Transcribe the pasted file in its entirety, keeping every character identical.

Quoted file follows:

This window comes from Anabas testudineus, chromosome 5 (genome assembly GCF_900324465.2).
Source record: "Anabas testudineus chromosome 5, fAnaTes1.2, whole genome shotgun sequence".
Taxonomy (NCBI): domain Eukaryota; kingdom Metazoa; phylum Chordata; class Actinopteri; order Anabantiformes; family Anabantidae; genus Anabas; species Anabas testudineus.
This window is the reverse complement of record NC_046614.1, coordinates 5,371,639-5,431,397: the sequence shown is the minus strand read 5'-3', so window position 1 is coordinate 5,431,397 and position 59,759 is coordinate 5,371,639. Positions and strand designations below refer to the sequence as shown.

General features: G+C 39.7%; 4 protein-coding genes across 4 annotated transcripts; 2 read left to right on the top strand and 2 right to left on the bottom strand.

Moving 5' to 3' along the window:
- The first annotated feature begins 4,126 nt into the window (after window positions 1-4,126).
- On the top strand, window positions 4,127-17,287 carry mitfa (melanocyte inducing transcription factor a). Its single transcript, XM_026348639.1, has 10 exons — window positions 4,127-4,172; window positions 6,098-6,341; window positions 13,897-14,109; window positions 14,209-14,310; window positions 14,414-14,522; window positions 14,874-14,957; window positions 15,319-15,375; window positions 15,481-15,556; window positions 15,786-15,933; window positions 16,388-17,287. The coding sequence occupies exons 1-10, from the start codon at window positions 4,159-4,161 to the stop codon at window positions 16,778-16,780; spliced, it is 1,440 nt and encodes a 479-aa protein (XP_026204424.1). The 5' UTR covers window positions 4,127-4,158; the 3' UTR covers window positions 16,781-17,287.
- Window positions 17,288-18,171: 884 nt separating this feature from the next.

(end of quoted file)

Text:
This window comes from Anabas testudineus, chromosome 5 (genome assembly GCF_900324465.2).
Source record: "Anabas testudineus chromosome 5, fAnaTes1.2, whole genome shotgun sequence".
Taxonomy (NCBI): domain Eukaryota; kingdom Metazoa; phylum Chordata; class Actinopteri; order Anabantiformes; family Anabantidae; genus Anabas; species Anabas testudineus.
This window is the reverse complement of record NC_046614.1, coordinates 5,371,639-5,431,397: the sequence shown is the minus strand read 5'-3', so window position 1 is coordinate 5,431,397 and position 59,759 is coordinate 5,371,639. Positions and strand designations below refer to the sequence as shown.

General features: G+C 39.7%; 4 protein-coding genes across 4 annotated transcripts; 2 read left to right on the top strand and 2 right to left on the bottom strand.

Moving 5' to 3' along the window:
- The first annotated feature begins 4,126 nt into the window (after window positions 1-4,126).
- On the top strand, window positions 4,127-17,287 carry mitfa (melanocyte inducing transcription factor a). Its single transcript, XM_026348639.1, has 10 exons — window positions 4,127-4,172; window positions 6,098-6,341; window positions 13,897-14,109; window positions 14,209-14,310; window positions 14,414-14,522; window positions 14,874-14,957; window positions 15,319-15,375; window positions 15,481-15,556; window positions 15,786-15,933; window positions 16,388-17,287. The coding sequence occupies exons 1-10, from the start codon at window positions 4,159-4,161 to the stop codon at window positions 16,778-16,780; spliced, it is 1,440 nt and encodes a 479-aa protein (XP_026204424.1). The 5' UTR covers window positions 4,127-4,158; the 3' UTR covers window positions 16,781-17,287.
- Window positions 17,288-18,171: 884 nt separating this feature from the next.